Online distance learning courses have grown exponentially over the past few years and are estimated to be worth over $50 billion worldwide. While there are thousands of courses, only a handful cater to the Islamic economy and they are overwhelmingly focused on Islamic finance. Are there opportunities to broaden and strengthen Islamic economy courses in the sector?
|YOUR PAIN POINTS ADDRESSED
You are an academic institution planning to launch an online distance learning course focused on the Islamic economy
How attractive is an Islamic economy online distance learning proposition?
|How robust is the global market demand for disseminating Islamic economy content through online distance learning?
|What challenges are there to address the demand?
|How can individual players position themselves for success?
Online learning, or e-learning, has risen in line with internet penetration and affordability of devices such as smartphones and tablets. 1,800 new courses were offered in 2015, and 2,600 were announced in 2016, bringing the total to nearly 7,000 online courses being taught by some 700 universities, according to online courses search engine and aggregator Class Central.
Institutions and companies are also offering online courses, often for free, known as Massive Open Online Courses, or MOOCs, with the number of students rising by two-thirds in 2016 to reach 58 million students, according to international education intelligence firm ICEF Monitor.
The number of students and revenues are on the rise, with the worldwide market for self-paced e-learning estimated at $35.6 billion in 2011, and forecast to have grown by 7.6 percent a year to $51.5 billion by 2016, according to a report by learning management system provider Decebo.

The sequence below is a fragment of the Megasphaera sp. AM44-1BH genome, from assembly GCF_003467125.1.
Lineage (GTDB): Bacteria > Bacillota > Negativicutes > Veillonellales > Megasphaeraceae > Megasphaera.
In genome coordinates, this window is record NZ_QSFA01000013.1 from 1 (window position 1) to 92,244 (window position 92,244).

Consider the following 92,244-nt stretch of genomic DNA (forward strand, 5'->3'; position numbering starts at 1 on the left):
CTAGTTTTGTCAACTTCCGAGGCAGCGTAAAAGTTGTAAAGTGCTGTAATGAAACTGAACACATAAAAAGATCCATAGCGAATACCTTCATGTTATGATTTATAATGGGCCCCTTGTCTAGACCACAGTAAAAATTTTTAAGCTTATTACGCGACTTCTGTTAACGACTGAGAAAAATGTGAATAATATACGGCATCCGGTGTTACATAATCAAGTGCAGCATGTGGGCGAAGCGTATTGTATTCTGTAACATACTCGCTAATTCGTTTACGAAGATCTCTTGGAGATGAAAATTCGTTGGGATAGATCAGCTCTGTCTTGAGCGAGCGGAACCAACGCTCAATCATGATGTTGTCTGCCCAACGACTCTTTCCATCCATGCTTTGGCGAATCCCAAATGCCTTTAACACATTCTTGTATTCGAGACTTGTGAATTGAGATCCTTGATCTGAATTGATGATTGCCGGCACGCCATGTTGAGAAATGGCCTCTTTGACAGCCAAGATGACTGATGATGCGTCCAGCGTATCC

ISLAMIC FINANCE COURSES
In the Islamic economy, e-learning courses have largely focused on Islamic finance, with the core markets reflecting the global hubs of the industry: Malaysia and the United Arab Emirates (UAE), as well as Pakistan.
The International Centre for Education in Islamic Finance (INCEIF), a university set up by Bank Negara Malaysia (the central bank) to develop human capital for the sector, started Islamic finance e-learning in 2006. “We went online because we were only appealing to locals and wanted international students as well,” said Ezamshah Ismail, Dean of the School of Professional Studies at INCEIF, to Salaam Gateway.
Ernst & Young estimates the Islamic finance industry’s human capital sector between five and six percent of the global financial system. Addressing this niche, INCEIF’s Masters in Islamic Finance Practice (MIFP) is aimed at bolstering human capital in the Islamic finance sector. “We were not wanting to compete on asset size, but on intellectual capital development. The industry cannot grow otherwise, as the market needs more human capital,” said Ezamshah Ismail.
The Al Huda Center for Islamic Banking and Economics (CIBE), which has offices in Pakistan, Dubai and Uganda, started offering e-learning in 2007. Now with over 1,200 students in over 60 countries, Al Huda CIBE was also established to cater to a gap in the market.
“We were motivated to disseminate knowledge of Islamic finance, and also observed that banking and financial professionals did not have the time to properly enrol in campus-based programs,” said Muhammad Zubair Mughal, its Managing Director.
Its six distance learning programs range from four months in length, such as the Certified Islamic Fund Manager, to six months, the Certified Takaful Professional, and a year-long Post Graduate Diploma in Islamic Banking and Finance.
Entrants and the number of online courses have increased in recent years. The Saudi Arabia-based Islamic Research and Training Institute (IRTI), a member of the Islamic Development Bank Group, started offering free MOOCs on Islamic finance in 2015. Two courses were initially offered, while an additional two were added in late 2016, and a further two in February 2017. It is aiming for 18 MOOCs to be offered by 2020.